Plastic bottles

Photo: WSB-TV
Photo: WSB-TV

South Fulton to reduce single-use plastics in city buildings

The City of South Fulton is the latest local municipality taking steps to reduce the amount of single-use plastics in the environment. 

On Tuesday, the South Fulton City Council unanimously adopted an ordinance that would reduce the use of plastics in buildings and facilities owned, operated and leased by the city.

The idea is getting mixed reactions.

“With the passing of this legislation, we are joining a global effort to reduce waste, prioritize sustainability and protect our environment,” said Councilwoman Carmalitha Gumbs who sponsored the legislation. “It is our hope that this measure will encourage residents to increase recycling and other waste-reduction practices, as well as motivate our business community to play a substantial role in making South Fulton a greener, and more eco-friendly community,”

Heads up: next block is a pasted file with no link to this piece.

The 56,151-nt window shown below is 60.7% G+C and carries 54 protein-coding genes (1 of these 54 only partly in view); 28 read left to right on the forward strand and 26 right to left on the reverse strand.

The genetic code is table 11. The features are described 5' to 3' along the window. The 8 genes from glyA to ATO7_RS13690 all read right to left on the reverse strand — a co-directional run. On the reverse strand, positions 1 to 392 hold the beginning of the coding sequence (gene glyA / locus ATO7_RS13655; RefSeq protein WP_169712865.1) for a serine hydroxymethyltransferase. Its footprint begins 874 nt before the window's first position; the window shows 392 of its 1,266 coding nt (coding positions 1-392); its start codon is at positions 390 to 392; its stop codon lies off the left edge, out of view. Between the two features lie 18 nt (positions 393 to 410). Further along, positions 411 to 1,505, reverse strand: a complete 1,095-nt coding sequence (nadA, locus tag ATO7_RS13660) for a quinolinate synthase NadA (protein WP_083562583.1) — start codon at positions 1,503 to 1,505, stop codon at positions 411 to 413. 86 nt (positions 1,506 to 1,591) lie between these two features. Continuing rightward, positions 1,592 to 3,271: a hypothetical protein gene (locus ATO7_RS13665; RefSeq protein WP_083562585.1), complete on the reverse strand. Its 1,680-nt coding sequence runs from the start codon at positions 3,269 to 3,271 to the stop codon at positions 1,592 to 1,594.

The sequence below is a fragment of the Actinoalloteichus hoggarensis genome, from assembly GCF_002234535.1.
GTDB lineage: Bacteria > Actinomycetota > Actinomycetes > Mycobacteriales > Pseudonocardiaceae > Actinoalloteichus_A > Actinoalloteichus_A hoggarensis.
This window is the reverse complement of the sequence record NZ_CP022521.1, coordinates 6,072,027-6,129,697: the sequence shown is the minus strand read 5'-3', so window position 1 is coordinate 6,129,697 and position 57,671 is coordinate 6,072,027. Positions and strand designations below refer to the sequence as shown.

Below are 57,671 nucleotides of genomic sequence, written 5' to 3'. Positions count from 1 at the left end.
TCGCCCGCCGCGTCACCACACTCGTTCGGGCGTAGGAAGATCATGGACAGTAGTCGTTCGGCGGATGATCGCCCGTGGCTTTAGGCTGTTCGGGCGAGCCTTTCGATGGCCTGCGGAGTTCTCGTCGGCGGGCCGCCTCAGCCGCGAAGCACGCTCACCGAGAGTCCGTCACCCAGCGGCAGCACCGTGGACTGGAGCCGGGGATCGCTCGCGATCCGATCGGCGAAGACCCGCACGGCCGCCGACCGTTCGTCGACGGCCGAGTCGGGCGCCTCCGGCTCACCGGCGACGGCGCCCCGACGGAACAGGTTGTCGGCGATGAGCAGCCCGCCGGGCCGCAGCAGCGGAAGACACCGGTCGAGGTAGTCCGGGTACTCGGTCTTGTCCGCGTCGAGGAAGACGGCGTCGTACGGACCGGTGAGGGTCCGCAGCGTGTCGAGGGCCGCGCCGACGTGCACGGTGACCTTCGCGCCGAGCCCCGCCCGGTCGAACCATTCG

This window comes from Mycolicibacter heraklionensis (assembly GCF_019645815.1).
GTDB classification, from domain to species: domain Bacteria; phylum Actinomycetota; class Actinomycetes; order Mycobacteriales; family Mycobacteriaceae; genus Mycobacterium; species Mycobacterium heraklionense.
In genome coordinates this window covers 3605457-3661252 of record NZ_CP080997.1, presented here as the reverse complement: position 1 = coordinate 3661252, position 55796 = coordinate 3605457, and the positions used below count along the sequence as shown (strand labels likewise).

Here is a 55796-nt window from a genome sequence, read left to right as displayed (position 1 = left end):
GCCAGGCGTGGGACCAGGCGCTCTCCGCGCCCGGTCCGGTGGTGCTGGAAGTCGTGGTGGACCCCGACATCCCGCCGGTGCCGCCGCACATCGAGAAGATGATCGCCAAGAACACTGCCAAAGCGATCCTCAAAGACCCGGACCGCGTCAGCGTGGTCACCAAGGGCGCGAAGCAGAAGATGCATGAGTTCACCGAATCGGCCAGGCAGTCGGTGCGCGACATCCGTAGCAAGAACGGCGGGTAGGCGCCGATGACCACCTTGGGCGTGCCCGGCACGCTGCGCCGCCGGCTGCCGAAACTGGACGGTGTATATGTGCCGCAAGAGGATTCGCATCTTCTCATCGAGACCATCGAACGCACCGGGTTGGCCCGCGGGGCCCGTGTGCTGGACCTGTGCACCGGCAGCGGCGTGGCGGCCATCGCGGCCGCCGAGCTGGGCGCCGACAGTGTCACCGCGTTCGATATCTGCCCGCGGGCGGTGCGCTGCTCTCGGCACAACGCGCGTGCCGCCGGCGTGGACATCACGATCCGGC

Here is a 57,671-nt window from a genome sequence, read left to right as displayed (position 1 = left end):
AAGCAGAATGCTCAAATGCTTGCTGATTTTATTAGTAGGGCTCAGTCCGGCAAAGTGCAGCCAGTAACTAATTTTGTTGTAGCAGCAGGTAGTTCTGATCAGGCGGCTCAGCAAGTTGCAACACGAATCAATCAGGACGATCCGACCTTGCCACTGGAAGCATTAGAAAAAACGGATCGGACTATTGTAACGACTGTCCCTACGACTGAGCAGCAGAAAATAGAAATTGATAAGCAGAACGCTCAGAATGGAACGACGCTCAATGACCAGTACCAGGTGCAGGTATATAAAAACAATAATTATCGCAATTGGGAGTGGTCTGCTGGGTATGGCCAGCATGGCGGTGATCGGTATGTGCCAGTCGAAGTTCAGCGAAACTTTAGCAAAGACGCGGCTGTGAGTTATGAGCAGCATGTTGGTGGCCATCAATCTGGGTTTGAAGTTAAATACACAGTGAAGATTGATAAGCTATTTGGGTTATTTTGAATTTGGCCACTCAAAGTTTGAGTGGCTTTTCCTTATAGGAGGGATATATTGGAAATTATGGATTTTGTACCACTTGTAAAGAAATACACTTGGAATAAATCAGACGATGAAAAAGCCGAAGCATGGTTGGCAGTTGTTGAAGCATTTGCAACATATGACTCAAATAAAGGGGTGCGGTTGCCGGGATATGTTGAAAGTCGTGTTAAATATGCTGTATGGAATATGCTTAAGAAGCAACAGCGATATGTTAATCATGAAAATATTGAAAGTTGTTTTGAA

About 400 million tons of plastic is produced worldwide each year, and about half of it is single-use. In Georgia, residents throw away about 1 million tons of plastic each year.

>>  READ MORE: How can we get plastic waste under control?

The City of South Fulton follows several municipalities across the nation including Fulton County, in reducing the use of plastics in their communities. 

This year, 34 states are considering over 200 pieces of legislation to address plastic pollution, according to the National Caucus of Environmental Legislators. That includes bans or fees on a range of single-use plastics such as plastic bags, plastic straws and styrofoam cups. 

In August, the city of Atlanta paused proposed legislation that would ban these items at Hartsfield-Jackson International Airport and city facilities. 

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But officials in the city of South Fulton said reducing single-use plastics in city facilities would reduce the amount of litter and plastic that ends up in storm drains and waterways throughout the city. The legislation also encourages the use of plastic alternatives, reusable products and increased recycling of single-use plastics.

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